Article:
Born: Dec. 5, 1924
Coventry Meadows Assisted Living
Gordon Schaefer does not talk much about his experiences during World War II. The memories are painful. They are etched in his mind forever.
He was an infantryman in the U.S. Army, a 19-year-old just out of high school in Northern Indiana. One day stands out from the rest of those days Mr. Schaefer spent in foxholes. It was Nov. 18, 1944. His unit was part of a mission to take a German town occupied by the enemy. To get inside the town, the troops had to walk across a wide beet field. Halfway across, they were ambushed. Many Americans were killed or injured.
“I had a small radio shot out of my hand. A bullet went through my pack. After that, I just played dead. And after dark, I tried to help some of the wounded get back where we came from,” said Mr. Schaefer.
The following day, “we got hit with everything. That’s when I got hit with a piece of shrapnel. I crawled into a foxhole and tried to bandage my leg. But I wasn’t successful.”
Two German prisoners who were being held by Americans helped carry Mr. Schaefer to safety. He was transported to a hospital in Holland, then to a hospital in Belgium. He underwent multiple surgeries.
“I still have the shrapnel they took out of my leg,’’ said Mr. Schaefer.
After recovering, he was assigned to an office job in Germany. For his meritorious service, Mr. Schaefer received two Purple Hearts and a Bronze Star, but he is modest about the achievement.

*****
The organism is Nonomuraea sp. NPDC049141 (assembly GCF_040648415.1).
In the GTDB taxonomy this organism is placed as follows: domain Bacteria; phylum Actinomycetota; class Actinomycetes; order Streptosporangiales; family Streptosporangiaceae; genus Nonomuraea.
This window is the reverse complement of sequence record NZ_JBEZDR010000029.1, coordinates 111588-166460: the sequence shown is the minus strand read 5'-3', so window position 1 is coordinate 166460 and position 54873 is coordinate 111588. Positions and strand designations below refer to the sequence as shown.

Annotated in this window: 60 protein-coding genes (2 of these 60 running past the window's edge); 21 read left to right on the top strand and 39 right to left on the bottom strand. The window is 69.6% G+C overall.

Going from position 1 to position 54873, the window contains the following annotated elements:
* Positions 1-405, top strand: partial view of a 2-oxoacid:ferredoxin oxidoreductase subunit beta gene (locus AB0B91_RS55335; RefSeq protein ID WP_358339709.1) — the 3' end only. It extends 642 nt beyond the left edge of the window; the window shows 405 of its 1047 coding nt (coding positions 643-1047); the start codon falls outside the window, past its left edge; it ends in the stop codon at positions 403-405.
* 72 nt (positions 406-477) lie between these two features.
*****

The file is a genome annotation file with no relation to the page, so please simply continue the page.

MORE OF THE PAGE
“I don’t think my service was any more meritorious than anyone else’s service,” he said.
Back in the U.S. after the war, he returned to Andrews, Ind., located west of Huntington. “It was the same as when I left, but I wasn’t the same,” he said.
Mr. Schaefer was admitted to Ball State University and majored in social studies and physical education. After graduating, he landed a position teaching social studies to 7th and 8th graders. He also coached basketball and baseball.
Wanting to change his profession, Mr. Schaefer became postmaster of Andrews, a position he held for 27 years. He and his wife had three children. He also has five grandchildren and several great grandchildren. He loves music and played drums at venues throughout Northeast Indiana.
“To this day, I don’t know why I’m alive,’’ said Mr. Schaefer. “I had every chance, every day not to be here today. No one can tell you what you should feel or what this was really like. It was war.”